Some say job-hopping is the best bet to reach your dream position. But new research suggests that staying at a company for the long haul and moving up the ladder from within may often be a better strategy for advancing your career.
For many workers, a successful career is one that leads to the leadership ranks. Global collaboration software provider Nulab surveyed workers who had landed a leadership role to find out how they did it.
While the survey found that most leaders were promoted internally, other factors — including gender — seemed to play a role. Likewise, the research also showed that these management positions didn’t necessarily come with additional financial rewards.
Climbing the corporate ladder
Having a successful career often requires planning and strategy. However, hard work and recognition also play a role.
For the majority of respondents, leadership and management roles were offered to them by the company they already worked for. Nearly two-thirds of respondents in these roles (63%) said they were promoted internally, compared to the remaining 37% who said their first role with their company was in leadership or management.
Millennials were most likely to be promoted from within. Among those in leadership positions:
- 66% of millennials were promoted, while 34% were hired directly into the role
- 59% of Gen Xers were promoted, compared to 41% hired directly
- 59% of baby boomers were promoted, while 41% were hired directly
Respondents who entered management through a promotion had served with their company for an average of three years before they were offered a leadership role. Among those promoted, 59% said they were offered the position, compared to 41% who said they had to actively pursue the opportunity. The survey found a difference between the genders on this question, as men were slightly more likely to say they were offered the new position without asking (60%) than women (58%).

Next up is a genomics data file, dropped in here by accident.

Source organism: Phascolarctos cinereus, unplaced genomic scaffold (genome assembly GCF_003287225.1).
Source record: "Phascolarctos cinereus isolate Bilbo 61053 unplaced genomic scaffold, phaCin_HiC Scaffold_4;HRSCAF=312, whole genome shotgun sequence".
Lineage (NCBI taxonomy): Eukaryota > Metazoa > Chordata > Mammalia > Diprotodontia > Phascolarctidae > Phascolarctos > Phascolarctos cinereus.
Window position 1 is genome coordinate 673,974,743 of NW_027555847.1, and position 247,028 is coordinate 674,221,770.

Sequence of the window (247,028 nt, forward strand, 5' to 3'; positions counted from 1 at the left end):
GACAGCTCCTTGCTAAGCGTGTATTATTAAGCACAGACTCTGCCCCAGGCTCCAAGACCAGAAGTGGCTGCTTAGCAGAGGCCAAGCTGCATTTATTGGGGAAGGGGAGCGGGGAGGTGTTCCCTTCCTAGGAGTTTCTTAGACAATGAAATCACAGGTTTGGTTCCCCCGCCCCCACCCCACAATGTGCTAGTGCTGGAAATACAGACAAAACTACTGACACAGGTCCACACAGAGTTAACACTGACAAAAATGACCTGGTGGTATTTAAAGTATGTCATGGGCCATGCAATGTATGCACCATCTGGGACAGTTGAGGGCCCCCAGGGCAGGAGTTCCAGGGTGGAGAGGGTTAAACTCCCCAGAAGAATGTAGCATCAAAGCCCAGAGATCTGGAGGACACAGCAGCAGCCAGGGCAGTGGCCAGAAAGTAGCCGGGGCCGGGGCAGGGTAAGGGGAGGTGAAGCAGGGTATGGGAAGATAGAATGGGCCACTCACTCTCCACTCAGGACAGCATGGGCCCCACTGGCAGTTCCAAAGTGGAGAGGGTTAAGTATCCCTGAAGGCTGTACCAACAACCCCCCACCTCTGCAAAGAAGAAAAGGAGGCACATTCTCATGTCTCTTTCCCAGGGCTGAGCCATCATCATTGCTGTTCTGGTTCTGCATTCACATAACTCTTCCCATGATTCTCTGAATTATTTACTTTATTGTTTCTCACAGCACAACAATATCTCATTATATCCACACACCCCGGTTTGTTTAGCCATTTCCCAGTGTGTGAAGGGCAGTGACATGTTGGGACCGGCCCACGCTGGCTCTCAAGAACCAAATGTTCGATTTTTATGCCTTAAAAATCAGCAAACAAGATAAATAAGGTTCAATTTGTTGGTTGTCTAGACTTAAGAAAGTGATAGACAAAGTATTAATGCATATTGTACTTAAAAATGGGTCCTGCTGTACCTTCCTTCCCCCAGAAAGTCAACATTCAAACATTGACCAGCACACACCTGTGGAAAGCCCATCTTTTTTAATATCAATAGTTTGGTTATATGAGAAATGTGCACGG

Pay raise for promotion is not always a given
The results also showed that promotions to a management job didn’t always come with better compensation.
While 4 in 5 respondents did receive a raise when they were promoted to leadership, some had to ask for the additional money. For example, 20% of millennials and 14% of Gen Xers reported having to specifically request additional compensation for their new post.
Those who had to ask for more money also tended to receive less of a raise, the survey found, receiving an average salary hike of $7,429, compared to $8,715 for those who were offered a raise with the promotion from the beginning.
Here too, gender appears to play a role. Men promoted internally received an average pay raise of $9,070, compared to women who received an average of $7,899. This stresses the importance of pushing back against such inequalities by negotiating your way out of the gender pay gap.
Meanwhile, younger employees also were likely to receive smaller raises, with promoted millennials receiving, on average, $8,261, compared to $9,009 for Gen Xers.
Methodology: Nulab surveyed 1,003 workers who self-identified as managers, supervisors, directors or executive managers. The generational breakdown among respondents was as follows: Baby boomers were defined as those born between 1946 and 1964, Generation Xers as those born between 1965 and 1980, millennials as born between 1981 and 1997, and members of Generation Z as born between 1998 and 2017. The survey was conducted in March 2020.